I put Sumi's on our coach. They were $300/ea, including Equal balancing. I bought them at a local truck center that's not a chain, it's family owned, and I've been very pleased with them.
Shop around...I bet you can find better pricing than what you've been quoted.
Have you flushed brake fluid like they told you to do on the recall? I had my recall done in 9-09 and have not had any problems since. The moisture buildup in the fluid will cause corrosion in the metal parts of the brakes. I have flushed my fluid 2 times since the recall. 3 weeks ago they said the fluid looked very clear yet but did use 1.5 L to flush the entire system. The previous one I did with my son on the driveway.
I'm not clear on exactly what metal parts suffer corrosion due to water in the brake fluid? It will certainly reduce braking, but what parts does it come in contact with that would corrode?
I think they may help on a P30 chassis, but were pretty much useless on WH.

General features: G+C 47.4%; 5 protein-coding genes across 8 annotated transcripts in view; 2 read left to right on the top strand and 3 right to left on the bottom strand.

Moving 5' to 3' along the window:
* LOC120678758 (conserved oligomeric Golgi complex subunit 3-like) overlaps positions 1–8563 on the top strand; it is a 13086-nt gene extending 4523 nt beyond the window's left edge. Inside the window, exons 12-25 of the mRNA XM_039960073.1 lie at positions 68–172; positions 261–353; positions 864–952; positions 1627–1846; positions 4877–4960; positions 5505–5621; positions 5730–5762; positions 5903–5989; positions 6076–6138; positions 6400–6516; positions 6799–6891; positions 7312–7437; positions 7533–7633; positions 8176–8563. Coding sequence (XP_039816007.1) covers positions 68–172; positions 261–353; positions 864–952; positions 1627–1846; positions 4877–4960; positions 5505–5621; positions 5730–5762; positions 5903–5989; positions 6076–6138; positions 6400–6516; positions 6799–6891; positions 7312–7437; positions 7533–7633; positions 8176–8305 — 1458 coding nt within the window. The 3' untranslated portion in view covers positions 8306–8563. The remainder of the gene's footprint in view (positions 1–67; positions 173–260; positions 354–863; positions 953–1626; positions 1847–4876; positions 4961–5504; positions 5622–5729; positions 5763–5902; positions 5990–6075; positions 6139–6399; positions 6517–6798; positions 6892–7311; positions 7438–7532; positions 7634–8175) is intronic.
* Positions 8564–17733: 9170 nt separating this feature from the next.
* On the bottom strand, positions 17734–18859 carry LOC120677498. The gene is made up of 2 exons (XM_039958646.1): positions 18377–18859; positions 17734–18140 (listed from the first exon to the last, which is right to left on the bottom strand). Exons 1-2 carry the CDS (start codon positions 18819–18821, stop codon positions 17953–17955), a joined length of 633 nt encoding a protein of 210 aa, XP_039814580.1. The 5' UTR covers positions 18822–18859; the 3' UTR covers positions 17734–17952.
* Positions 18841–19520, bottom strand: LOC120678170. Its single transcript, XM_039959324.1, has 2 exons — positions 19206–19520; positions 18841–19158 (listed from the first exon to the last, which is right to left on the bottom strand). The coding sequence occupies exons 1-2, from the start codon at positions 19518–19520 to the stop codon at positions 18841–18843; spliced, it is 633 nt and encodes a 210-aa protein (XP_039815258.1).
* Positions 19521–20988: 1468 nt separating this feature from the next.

They don't make any contact up front due to ride height of existing suspension, so never really come into play.
I bought two sets, one for me, one for a friend. He installed his before I got around to mine, and based on what we saw/experienced, mine are still in a box in the garage. Wish I'd saved the money and gone straight to new shocks.
p.s. They're available ;)
It's a heat sink for the Grendel Smith bearing isolator. Sometimes if the yelson valve is open to quickly it causes the linerator to seize up. The bearing isolator prevents this failure from progressing to the herfold governor, a potentially catastrophic condition.